Last month during ICAST I got two days to fish for permit, a popular saltwater game fish that you mostly see in fly fishing magazines. We were fishing with Carter Andrews, who hosts a TV show on the Outdoor Channel. ICAST this year was in Orlando, Florida, so we fished out of Fort Pierce, a two-hour drive southeast on the Atlantic side of the peninsula.
Permit grow to four feet long, weigh up to 50 pounds, and can live more than 30 years. The fly guys get them on the flats, but they school up along reefs as well. They are shallow water fish, fast and spooky and not very easy to catch.
Carter Andrews was lead guide on this adventure. He's from Jackson, Wyoming, a big man with a big personality, plus long hair, flat feet, and a permanent raccoon tan. He was leading two industry fishing trips, one day for Nissan, the next for YETI, and had wrangled a group of local captains to help take us out and catch something.
Andrews spends his winters in Panama, guiding big-water trips for black and blue marlin and managing a fleet of pacific big-game boats. He was recently profiled by YETI in the following film.
Our guide's name on day one was Brian Williamson, who owns Vero Tackle and Marina and has been fishing the area for more than 30 years. His permit technique was to fish small crabs on light tackle, pinching off their claws and hooking them through the horn on the lightest jigs you could stay in contact with in the swirling currents at the spot we were fishing, a well-known bait magnet south of the Fort Pierce Inlet where the bite is good year round.
These currents create boils on the surface, lenses of smooth water that magnify any fish beneath the surface. Schools of spadefish were hovering on their edges, flocks of rays flew past, and occasional sharks and barracudas would slide through the middle of a boil. You could get good shots at lots of different species at this spot, Brian told us. Big jacks, kingfish, cobia, even sometimes sailfish. One guy fishing in the boat next to us caught a giant African Pompano, something most guides there hadn't seen in 20 years.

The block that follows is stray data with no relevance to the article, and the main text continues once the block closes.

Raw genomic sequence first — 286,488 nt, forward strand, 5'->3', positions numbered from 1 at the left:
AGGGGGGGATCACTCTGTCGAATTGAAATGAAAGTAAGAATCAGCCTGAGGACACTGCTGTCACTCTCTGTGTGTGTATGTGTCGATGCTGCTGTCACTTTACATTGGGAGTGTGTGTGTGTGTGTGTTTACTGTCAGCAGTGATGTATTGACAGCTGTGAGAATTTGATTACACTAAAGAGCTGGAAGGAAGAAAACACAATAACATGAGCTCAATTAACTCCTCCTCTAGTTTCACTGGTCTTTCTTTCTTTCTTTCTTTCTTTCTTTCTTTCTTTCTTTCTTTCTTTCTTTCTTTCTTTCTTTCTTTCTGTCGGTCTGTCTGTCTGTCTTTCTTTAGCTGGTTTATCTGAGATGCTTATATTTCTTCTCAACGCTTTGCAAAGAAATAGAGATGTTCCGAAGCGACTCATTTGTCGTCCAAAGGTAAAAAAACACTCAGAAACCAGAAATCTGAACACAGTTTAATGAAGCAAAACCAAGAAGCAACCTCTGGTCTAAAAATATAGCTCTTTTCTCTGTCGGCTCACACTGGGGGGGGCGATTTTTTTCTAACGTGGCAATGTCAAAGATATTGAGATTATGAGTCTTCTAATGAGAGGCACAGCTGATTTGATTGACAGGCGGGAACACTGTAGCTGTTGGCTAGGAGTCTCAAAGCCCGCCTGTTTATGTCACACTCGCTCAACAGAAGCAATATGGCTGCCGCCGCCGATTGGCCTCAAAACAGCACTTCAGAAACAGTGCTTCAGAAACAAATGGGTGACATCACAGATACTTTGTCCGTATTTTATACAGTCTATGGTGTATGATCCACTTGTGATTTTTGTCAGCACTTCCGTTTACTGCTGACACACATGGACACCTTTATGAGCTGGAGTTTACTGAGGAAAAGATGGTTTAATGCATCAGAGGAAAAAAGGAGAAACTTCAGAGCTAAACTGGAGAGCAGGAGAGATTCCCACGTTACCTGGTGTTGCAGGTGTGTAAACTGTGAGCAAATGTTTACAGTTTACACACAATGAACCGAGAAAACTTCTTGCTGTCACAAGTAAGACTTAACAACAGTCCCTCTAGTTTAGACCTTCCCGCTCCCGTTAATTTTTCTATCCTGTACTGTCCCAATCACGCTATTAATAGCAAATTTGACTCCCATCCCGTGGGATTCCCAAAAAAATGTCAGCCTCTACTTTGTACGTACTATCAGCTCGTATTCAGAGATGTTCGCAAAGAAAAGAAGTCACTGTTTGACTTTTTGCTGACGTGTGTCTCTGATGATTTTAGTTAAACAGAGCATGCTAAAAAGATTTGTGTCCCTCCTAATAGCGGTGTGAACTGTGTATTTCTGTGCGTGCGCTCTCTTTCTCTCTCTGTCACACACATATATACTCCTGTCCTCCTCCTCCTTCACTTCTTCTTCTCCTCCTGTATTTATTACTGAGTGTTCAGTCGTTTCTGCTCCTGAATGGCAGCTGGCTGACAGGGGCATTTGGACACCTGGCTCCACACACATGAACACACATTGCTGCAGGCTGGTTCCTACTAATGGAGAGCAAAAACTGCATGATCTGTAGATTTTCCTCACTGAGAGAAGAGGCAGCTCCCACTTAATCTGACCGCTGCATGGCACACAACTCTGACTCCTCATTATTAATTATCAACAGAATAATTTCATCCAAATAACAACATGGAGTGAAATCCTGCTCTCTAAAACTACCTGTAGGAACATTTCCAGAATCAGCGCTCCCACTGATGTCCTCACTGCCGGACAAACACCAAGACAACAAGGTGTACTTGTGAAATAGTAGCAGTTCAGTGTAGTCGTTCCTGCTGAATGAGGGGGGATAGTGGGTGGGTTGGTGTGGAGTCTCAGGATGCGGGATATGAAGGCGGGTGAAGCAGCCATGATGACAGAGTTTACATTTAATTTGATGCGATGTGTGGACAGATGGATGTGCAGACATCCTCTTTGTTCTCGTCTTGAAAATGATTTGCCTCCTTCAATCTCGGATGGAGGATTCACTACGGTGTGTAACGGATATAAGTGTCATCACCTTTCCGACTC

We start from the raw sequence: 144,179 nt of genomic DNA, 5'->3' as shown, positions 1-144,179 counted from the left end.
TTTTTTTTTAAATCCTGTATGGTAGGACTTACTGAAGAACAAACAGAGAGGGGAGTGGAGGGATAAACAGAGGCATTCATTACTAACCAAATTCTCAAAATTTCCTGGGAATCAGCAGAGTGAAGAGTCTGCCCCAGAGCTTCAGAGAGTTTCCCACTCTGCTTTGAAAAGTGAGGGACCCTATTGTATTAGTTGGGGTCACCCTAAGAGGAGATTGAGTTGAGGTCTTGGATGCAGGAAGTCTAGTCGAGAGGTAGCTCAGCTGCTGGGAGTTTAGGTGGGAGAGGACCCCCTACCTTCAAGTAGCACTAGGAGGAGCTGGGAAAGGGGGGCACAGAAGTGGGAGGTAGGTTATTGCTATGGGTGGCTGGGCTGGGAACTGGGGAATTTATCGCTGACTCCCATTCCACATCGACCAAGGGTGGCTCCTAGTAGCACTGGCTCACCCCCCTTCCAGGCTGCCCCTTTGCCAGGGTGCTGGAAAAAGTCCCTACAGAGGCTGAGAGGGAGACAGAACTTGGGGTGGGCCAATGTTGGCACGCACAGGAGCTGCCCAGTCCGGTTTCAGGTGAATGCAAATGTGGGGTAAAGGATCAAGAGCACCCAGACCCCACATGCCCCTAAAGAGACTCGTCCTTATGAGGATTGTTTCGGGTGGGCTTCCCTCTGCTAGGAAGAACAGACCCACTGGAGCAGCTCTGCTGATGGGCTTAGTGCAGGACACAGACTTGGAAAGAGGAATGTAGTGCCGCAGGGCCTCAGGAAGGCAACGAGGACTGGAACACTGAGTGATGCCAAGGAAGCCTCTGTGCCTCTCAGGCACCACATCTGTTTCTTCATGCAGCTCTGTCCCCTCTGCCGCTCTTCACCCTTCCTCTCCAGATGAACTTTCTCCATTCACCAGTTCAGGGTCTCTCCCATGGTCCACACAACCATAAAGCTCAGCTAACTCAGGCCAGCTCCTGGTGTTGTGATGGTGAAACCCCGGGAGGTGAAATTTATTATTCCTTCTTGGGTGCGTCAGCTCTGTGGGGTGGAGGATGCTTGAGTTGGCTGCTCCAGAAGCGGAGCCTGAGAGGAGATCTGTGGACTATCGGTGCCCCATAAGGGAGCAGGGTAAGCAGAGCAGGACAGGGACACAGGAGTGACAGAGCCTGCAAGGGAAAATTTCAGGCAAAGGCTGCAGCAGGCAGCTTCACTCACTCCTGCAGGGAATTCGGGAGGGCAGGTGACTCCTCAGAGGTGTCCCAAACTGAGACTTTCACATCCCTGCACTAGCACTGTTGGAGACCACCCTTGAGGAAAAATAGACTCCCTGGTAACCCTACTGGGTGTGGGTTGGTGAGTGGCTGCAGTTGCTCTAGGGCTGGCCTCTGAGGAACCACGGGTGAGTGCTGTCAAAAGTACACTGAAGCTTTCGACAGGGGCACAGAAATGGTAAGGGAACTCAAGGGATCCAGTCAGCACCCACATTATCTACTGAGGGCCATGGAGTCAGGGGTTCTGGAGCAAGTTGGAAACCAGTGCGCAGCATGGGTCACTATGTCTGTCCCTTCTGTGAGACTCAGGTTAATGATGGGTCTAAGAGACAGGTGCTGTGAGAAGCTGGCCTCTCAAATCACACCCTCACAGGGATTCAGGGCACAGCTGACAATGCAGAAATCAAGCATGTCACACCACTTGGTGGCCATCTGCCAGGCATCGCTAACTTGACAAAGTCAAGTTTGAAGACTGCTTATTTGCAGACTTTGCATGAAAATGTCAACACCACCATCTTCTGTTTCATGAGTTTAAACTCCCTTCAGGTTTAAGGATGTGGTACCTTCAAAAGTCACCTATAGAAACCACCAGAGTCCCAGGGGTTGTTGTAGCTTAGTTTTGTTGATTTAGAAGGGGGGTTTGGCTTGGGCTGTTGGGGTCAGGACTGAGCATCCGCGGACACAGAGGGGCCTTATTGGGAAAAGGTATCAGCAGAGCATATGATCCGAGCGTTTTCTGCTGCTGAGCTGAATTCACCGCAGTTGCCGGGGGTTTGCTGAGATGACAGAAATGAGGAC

Permit eat light but pull hard, with flat, deep bodies that give them plenty of leverage in current. They'll scream your drag with a long run, plane out to hold ground, then scream it again with another. They're not an easy fish to whip on light tackle.
This made the sharks a problem, mostly blacktips and spinners, along with one huge goliath grouper that started stalking our boat. Fight too long and something big was going to notice. "If you think there's something chasing him, open the bail and let him run," Williamson told us. "Give him a chance to get out of there." Feeding a predator permit is like baiting bear with prime rib. "If I lose one or two fish to goliaths or sharks, usually I'm going to stop fishing for that species, or change location and see if I can find some other fish. It just really kind of makes no sense to hurt the fish stocks that way."
The largest permit I saw caught was pushing three feet long, a giant silver dollar with a yellow belly, a blue back, and a black splash of ink behind its pectoral fin. The largest I saw hooked was even bigger. We had it at the boat and had just readied the net when a 300-pound bull shark appeared like a ghost out of nowhere. It lunged at the fish and ate it in one bite, right at the rail.
It being ICAST, both days were sponsored events, timed to when all the fishing writers and video crews gather to cover the convention. Nissan took us out on the first day (Steve Parrett, who runs their PR team, was the guy who caught the African Pompano).
The new Nissan Titan HD just launched this summer. Nissan makes its trucks in Tennessee and has designed them to appeal to people in the outdoors market, aiming squarely at RAM with a Cummins diesel model and emphasis on tow performance. Standard features on their 1500 series include sway bars and an overbuilt transmission designed for 3500 series vehicles.
YETI launched three new products just prior to the show, a zippered drybag duffel called the Panga (already sold out), a new top for their tumblers, and a $40 bombproof bucket you could use to jack up a trailer. (Note: do not use the $40 bombproof bucket to jack up a trailer).
Written by Nate Matthews for Field & Stream and legally licensed through the Matcha publisher network. Please direct all licensing questions to firstname.lastname@example.org.